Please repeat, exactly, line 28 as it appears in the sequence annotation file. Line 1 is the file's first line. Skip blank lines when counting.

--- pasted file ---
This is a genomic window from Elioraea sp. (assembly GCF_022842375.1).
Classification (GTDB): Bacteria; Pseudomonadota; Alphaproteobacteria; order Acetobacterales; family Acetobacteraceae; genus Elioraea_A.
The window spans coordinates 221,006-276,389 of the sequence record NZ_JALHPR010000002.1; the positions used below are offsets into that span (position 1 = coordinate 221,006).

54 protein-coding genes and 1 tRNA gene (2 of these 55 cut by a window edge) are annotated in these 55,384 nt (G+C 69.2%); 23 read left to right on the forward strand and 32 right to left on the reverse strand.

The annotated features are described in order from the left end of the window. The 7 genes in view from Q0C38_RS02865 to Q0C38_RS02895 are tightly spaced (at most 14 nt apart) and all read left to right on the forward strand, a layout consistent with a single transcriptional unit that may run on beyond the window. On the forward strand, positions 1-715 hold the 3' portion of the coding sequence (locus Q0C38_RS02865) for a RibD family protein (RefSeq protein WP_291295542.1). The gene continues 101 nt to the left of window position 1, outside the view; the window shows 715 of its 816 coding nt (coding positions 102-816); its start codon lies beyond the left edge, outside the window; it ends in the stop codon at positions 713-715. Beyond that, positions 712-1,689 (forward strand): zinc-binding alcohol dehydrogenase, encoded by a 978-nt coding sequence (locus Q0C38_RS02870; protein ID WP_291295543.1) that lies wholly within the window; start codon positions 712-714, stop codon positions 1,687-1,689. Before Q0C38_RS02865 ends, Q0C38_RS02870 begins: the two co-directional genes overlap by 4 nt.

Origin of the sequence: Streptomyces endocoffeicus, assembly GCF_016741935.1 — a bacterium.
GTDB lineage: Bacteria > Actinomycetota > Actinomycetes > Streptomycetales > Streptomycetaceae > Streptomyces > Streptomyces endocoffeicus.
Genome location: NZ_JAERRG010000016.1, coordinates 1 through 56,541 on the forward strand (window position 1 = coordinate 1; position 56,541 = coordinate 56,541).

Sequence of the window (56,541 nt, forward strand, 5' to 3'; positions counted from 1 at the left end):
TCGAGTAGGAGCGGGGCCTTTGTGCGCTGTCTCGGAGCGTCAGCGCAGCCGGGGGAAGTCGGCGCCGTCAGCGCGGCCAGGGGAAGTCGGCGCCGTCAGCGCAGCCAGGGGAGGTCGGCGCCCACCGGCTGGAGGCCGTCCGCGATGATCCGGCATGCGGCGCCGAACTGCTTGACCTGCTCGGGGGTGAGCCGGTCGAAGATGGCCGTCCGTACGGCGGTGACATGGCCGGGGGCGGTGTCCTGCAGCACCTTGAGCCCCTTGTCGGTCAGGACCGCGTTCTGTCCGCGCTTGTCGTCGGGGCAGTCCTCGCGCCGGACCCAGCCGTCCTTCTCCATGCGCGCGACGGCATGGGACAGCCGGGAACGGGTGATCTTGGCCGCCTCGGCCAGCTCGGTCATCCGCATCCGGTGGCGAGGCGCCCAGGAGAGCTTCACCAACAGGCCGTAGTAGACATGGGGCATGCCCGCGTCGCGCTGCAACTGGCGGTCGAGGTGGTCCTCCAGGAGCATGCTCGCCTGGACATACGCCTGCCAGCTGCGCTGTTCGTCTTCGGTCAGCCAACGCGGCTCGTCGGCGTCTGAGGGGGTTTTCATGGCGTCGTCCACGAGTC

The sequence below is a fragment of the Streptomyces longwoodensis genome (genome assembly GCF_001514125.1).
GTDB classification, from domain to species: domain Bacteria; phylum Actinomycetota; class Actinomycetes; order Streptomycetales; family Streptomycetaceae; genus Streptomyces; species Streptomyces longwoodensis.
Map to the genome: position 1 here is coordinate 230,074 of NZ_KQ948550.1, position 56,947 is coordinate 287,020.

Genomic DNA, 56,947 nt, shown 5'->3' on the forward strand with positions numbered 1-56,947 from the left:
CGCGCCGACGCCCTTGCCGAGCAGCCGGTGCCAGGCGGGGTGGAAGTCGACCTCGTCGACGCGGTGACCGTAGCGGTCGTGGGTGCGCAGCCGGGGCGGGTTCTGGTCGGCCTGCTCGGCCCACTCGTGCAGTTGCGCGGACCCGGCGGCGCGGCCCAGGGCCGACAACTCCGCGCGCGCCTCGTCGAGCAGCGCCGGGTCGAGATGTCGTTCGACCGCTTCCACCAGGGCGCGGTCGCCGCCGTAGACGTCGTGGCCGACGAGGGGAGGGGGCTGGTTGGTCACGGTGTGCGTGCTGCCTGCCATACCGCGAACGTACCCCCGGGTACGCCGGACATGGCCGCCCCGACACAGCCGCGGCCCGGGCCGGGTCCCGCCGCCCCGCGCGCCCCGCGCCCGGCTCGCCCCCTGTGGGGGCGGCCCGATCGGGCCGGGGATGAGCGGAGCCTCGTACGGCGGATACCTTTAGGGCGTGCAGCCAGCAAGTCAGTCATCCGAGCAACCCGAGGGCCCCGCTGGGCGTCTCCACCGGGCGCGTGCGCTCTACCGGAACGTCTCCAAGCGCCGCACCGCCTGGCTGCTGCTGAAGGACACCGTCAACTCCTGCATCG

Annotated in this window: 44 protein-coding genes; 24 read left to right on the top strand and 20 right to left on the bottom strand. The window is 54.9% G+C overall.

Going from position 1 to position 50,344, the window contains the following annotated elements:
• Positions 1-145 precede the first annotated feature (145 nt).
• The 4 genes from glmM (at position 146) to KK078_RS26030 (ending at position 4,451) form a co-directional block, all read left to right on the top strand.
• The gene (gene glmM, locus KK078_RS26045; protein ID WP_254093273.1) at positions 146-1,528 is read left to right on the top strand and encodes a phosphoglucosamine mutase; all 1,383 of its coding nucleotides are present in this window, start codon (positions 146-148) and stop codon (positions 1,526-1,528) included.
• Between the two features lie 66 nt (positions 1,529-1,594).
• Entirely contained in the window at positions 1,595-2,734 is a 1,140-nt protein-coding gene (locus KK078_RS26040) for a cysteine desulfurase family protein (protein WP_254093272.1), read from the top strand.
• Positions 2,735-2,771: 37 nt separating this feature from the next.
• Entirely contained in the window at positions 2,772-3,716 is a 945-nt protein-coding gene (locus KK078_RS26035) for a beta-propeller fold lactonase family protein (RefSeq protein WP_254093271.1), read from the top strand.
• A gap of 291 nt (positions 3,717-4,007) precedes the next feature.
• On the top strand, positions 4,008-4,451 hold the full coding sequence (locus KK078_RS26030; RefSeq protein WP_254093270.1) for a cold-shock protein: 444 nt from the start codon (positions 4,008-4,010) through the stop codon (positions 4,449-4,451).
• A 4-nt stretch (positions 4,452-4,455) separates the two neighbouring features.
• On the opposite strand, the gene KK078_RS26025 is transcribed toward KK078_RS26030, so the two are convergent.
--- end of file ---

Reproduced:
• On the opposite strand, the gene KK078_RS26025 is transcribed toward KK078_RS26030, so the two are convergent.